And honestly, there might be times when you can’t pray.  And that’s okay, too.
            I have recently gotten to a point like this - where I can’t seem to pray and I wouldn’t even know what to pray for because I don’t know what I need anymore or what should happen.  I don’t know how to make things better.  And, frankly, I am a bit afraid to pray for anything specific because it seems like the things I pray about don’t happen or they get attacked.  I am a bit stumped - paralyzed by all the stuff that’s gone on.  In a way, I am too confused and too tired to pray.    
            And like Job falling down on the ground for seven days of silence after all the tragedies hit him, all I want to do now (spiritually) is sit before the Lord in silence, in brokenness.  I don’t want anything else and I don’t want to do anything else, other than just be broken before Him for a time.  I want to be still in my spirit.  Quiet.  To let my silence and my brokenness be my prayer.
            Except for prayers for others and those “immediate concern or need” prayers, I want to pray nothing other than “Thank You for all the blessings You have already given us.  Help me be content with life as it is.  Give me only what You want me to have because I don’t know what I need anymore.  Help me do my best in my daily job and to not worry about anything else.  And regardless of the trials, I believe in You, I trust You, and I love You.”
            I have tried and tried to make things better . . . and I have failed.  And I am tired of trying.  I am tired of thinking that I know what I need.  I am tired of wanting.  I am tired of waiting for things to be better.  I am tired of being tired.  I’m just . . . tired! 
            And so for now, I am going to simply sit in “Job silence” for a while - until it’s time to get up, dust myself off, roll up my sleeves, and get back to it.  There will be a time for that eventually.  But now is the time for spiritual silence and stillness, for doing nothing more than counting blessings and praising God and learning to say, “It is well with my soul!”   
            You know, I used to get all upset with myself when I got into these funks, like there’s something majorly wrong with me and like I have to get out of it as soon as possible.  And in some ways, my efforts to claw my way out of the “depression” only make it worse, making me feel like more of a failure.   
            But maybe it doesn’t need to be so distressing.  Maybe it’s just a part of life, of being human.
            So I’m going to do it differently this time.  I am not going to be distressed that I am in a funk, that I can barely even find the words to pray.  I’m not going to worry about being some super-human, spiritual giant who can “fix it all,” who is a shining example of what a “good Christian” is supposed to be, facing the trials with a chipper attitude and a smile on my face.  I’m just going to be okay with being human.  I’m just going to let this funk happen and let it pass, waiting at the feet of God until it does.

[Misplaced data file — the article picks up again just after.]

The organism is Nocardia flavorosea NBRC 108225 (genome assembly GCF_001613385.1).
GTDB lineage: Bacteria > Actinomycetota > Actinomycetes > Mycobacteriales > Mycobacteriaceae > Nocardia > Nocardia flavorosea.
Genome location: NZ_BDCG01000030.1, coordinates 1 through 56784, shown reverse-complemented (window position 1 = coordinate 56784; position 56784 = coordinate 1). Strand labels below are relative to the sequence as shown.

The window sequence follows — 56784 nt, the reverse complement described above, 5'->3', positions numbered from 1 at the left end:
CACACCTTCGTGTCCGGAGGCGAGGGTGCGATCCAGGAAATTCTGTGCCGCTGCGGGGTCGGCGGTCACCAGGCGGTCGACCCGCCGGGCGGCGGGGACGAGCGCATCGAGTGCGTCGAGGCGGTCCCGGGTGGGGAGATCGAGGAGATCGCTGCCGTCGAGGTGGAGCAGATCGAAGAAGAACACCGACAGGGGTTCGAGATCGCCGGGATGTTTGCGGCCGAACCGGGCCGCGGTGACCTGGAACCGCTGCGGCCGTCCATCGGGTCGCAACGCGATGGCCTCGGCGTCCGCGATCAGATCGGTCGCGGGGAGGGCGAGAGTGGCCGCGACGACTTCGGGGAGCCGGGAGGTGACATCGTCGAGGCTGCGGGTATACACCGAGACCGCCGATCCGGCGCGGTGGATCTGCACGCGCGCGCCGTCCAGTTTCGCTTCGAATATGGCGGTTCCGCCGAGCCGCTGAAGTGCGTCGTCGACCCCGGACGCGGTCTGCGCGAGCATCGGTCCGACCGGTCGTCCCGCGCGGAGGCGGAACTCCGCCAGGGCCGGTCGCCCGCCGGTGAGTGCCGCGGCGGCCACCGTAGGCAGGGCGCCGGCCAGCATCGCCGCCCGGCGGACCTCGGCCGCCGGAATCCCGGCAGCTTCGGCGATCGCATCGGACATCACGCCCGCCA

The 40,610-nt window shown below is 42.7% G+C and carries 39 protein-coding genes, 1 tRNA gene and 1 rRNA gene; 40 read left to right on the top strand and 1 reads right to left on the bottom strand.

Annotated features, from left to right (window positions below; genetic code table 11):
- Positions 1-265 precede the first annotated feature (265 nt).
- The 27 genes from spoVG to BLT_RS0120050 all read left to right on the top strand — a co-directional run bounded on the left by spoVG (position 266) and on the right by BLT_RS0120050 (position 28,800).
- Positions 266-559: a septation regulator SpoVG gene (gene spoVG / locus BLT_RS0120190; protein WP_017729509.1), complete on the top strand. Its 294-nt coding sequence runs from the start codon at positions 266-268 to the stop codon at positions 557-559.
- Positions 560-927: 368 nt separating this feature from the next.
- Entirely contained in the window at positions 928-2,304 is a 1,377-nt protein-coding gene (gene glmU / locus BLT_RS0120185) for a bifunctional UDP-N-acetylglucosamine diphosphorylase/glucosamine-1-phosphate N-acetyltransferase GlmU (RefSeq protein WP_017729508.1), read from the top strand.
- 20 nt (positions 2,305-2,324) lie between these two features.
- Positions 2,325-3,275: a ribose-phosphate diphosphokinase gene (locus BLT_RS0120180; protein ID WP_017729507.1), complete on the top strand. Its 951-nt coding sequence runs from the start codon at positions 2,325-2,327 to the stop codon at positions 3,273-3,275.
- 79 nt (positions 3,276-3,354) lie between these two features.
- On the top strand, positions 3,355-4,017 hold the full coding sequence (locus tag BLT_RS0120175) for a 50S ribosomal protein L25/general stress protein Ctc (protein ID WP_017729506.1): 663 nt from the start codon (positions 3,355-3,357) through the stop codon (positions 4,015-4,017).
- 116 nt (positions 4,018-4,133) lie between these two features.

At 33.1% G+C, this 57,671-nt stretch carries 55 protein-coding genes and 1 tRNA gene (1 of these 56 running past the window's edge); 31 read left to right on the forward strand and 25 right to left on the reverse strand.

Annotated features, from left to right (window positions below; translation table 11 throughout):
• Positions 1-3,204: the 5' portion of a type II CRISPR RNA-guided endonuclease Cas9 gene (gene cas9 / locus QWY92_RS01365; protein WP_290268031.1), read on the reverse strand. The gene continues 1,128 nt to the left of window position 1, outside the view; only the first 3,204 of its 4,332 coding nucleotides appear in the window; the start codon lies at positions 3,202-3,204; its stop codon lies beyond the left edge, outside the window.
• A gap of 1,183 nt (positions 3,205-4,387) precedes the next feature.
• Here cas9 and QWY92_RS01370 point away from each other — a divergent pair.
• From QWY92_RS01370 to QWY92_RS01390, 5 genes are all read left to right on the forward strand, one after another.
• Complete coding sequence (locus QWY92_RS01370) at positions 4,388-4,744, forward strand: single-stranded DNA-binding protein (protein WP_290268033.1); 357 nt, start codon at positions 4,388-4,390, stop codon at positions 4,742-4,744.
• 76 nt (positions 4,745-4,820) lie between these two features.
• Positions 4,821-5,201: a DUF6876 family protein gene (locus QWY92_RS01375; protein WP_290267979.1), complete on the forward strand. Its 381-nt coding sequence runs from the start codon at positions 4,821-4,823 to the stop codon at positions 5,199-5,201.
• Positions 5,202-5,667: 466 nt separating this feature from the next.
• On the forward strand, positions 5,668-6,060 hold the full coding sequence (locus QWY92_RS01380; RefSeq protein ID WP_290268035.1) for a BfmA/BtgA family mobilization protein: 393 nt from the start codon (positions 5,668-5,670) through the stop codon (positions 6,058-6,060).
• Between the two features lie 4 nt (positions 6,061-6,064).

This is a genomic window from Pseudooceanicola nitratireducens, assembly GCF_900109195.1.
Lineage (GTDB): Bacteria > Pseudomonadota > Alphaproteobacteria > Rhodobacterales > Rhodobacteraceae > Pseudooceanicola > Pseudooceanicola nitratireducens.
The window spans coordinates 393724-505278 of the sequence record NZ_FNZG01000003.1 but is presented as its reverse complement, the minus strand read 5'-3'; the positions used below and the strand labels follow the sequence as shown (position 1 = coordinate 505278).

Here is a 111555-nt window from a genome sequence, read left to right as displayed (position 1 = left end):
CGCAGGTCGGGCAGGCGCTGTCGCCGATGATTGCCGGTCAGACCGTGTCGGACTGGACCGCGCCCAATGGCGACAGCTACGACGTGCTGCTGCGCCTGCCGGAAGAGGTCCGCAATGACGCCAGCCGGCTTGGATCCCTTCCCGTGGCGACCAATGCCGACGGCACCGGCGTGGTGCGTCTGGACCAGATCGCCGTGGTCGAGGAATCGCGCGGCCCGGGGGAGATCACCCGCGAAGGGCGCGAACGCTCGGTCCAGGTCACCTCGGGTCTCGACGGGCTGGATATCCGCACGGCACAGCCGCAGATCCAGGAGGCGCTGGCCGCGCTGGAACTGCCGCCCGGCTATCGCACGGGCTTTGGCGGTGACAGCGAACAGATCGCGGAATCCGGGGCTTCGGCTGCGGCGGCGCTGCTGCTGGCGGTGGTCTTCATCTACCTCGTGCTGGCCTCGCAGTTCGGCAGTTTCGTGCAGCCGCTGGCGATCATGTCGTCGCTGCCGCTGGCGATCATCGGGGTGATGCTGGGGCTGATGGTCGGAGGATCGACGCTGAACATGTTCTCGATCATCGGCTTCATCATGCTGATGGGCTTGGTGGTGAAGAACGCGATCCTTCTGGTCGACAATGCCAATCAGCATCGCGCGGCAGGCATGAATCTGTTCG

And even though it might look like I am being a “bad Christian who isn’t pleasing enough to the Lord or doing enough for Him,” I think it’s okay.  I think there are times when wallowing in the dust is all we can do.  But as long as we are wallowing in the dust at the feet of God, it’s okay.  And I’m okay.  Because I trust in a good, loving, sovereign God.
            During last summer when I broke, when I couldn’t pray at all, I found immense comfort in two things:  letting a friend and my husband pray for me because I didn’t have enough strength or hope to pray for myself, and letting the words of some good Christian music be my prayers.
            Last summer, I had to force myself to get out of bed and to go out into the garden.  And every time I did, I had tears in my eyes and earbuds in my ears, always listening to my favorite band, The City Harmonic.  I needed them.  I needed their hope-filled words to be my prayers because I couldn’t pray anymore.  I would let the painfully-beautiful truths in their songs fill my heart and mind, offering them to God as my prayers because I didn’t have any words of my own.   
            And I think that’s okay.  When we are at our lowest and we don’t want to try anymore and we are sick of trying to be that “super Christian” and we are incapable of engaging in life anymore, it’s okay to let others pray for you.  It’s okay to have no words of your own, to be silent before the Lord.
            Sometimes silence – heart-breaking, confused, distraught silence, when we are lying helpless at the feet of God, when all we can pray is “God!  Oh, God!” – is the purest form of prayer.
            It’s in the silence that we learn to “be” with God, to feel His presence more, to listen more, to stop trying so hard in our own strength.  Let the silence teach you to “be,” instead of “do.”  Let it teach you to listen, instead of talk.   
            “But the Lord is in his holy temple; let all the earth be silent before him.”  (Habakkuk 2:20)